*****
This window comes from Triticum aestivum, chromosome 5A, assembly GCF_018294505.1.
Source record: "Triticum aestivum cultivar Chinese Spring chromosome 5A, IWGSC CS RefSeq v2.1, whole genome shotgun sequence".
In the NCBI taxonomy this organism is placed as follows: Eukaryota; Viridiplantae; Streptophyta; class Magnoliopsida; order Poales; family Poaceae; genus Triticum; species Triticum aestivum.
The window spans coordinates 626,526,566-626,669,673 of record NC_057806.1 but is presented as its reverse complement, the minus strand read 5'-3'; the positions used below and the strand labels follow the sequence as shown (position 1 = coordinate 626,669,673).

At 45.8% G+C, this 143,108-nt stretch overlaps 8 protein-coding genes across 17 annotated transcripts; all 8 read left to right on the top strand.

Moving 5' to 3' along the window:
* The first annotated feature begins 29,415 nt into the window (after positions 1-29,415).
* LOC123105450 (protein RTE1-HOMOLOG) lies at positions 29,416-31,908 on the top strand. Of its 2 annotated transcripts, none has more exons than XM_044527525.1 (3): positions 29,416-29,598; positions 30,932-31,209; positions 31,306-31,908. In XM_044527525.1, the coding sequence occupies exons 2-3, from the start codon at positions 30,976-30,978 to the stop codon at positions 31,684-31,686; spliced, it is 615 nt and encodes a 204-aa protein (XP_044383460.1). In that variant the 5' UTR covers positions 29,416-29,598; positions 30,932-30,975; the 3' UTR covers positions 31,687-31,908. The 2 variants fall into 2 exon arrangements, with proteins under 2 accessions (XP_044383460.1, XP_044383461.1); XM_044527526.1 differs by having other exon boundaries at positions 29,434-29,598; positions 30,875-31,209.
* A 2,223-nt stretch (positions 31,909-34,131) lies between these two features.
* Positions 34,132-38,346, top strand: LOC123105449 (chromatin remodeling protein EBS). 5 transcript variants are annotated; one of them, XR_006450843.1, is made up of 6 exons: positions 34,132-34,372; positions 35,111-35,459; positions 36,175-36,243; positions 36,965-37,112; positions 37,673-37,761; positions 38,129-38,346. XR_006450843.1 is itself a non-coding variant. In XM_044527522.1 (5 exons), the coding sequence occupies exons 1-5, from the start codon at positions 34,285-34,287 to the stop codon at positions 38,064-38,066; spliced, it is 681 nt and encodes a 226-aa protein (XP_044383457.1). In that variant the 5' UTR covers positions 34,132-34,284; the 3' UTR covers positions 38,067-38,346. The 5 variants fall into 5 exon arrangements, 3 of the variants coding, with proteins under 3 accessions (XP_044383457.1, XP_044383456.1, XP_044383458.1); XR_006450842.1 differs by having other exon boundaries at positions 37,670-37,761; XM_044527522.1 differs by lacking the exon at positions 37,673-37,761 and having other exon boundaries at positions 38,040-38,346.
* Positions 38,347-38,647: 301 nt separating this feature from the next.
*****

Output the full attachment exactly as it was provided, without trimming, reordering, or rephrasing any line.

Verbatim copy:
This window comes from Triticum aestivum, chromosome 5A, assembly GCF_018294505.1.
Source record: "Triticum aestivum cultivar Chinese Spring chromosome 5A, IWGSC CS RefSeq v2.1, whole genome shotgun sequence".
In the NCBI taxonomy this organism is placed as follows: Eukaryota; Viridiplantae; Streptophyta; class Magnoliopsida; order Poales; family Poaceae; genus Triticum; species Triticum aestivum.
The window spans coordinates 626,526,566-626,669,673 of record NC_057806.1 but is presented as its reverse complement, the minus strand read 5'-3'; the positions used below and the strand labels follow the sequence as shown (position 1 = coordinate 626,669,673).

At 45.8% G+C, this 143,108-nt stretch overlaps 8 protein-coding genes across 17 annotated transcripts; all 8 read left to right on the top strand.

Moving 5' to 3' along the window:
* The first annotated feature begins 29,415 nt into the window (after positions 1-29,415).
* LOC123105450 (protein RTE1-HOMOLOG) lies at positions 29,416-31,908 on the top strand. Of its 2 annotated transcripts, none has more exons than XM_044527525.1 (3): positions 29,416-29,598; positions 30,932-31,209; positions 31,306-31,908. In XM_044527525.1, the coding sequence occupies exons 2-3, from the start codon at positions 30,976-30,978 to the stop codon at positions 31,684-31,686; spliced, it is 615 nt and encodes a 204-aa protein (XP_044383460.1). In that variant the 5' UTR covers positions 29,416-29,598; positions 30,932-30,975; the 3' UTR covers positions 31,687-31,908. The 2 variants fall into 2 exon arrangements, with proteins under 2 accessions (XP_044383460.1, XP_044383461.1); XM_044527526.1 differs by having other exon boundaries at positions 29,434-29,598; positions 30,875-31,209.
* A 2,223-nt stretch (positions 31,909-34,131) lies between these two features.
* Positions 34,132-38,346, top strand: LOC123105449 (chromatin remodeling protein EBS). 5 transcript variants are annotated; one of them, XR_006450843.1, is made up of 6 exons: positions 34,132-34,372; positions 35,111-35,459; positions 36,175-36,243; positions 36,965-37,112; positions 37,673-37,761; positions 38,129-38,346. XR_006450843.1 is itself a non-coding variant. In XM_044527522.1 (5 exons), the coding sequence occupies exons 1-5, from the start codon at positions 34,285-34,287 to the stop codon at positions 38,064-38,066; spliced, it is 681 nt and encodes a 226-aa protein (XP_044383457.1). In that variant the 5' UTR covers positions 34,132-34,284; the 3' UTR covers positions 38,067-38,346. The 5 variants fall into 5 exon arrangements, 3 of the variants coding, with proteins under 3 accessions (XP_044383457.1, XP_044383456.1, XP_044383458.1); XR_006450842.1 differs by having other exon boundaries at positions 37,670-37,761; XM_044527522.1 differs by lacking the exon at positions 37,673-37,761 and having other exon boundaries at positions 38,040-38,346.
* Positions 38,347-38,647: 301 nt separating this feature from the next.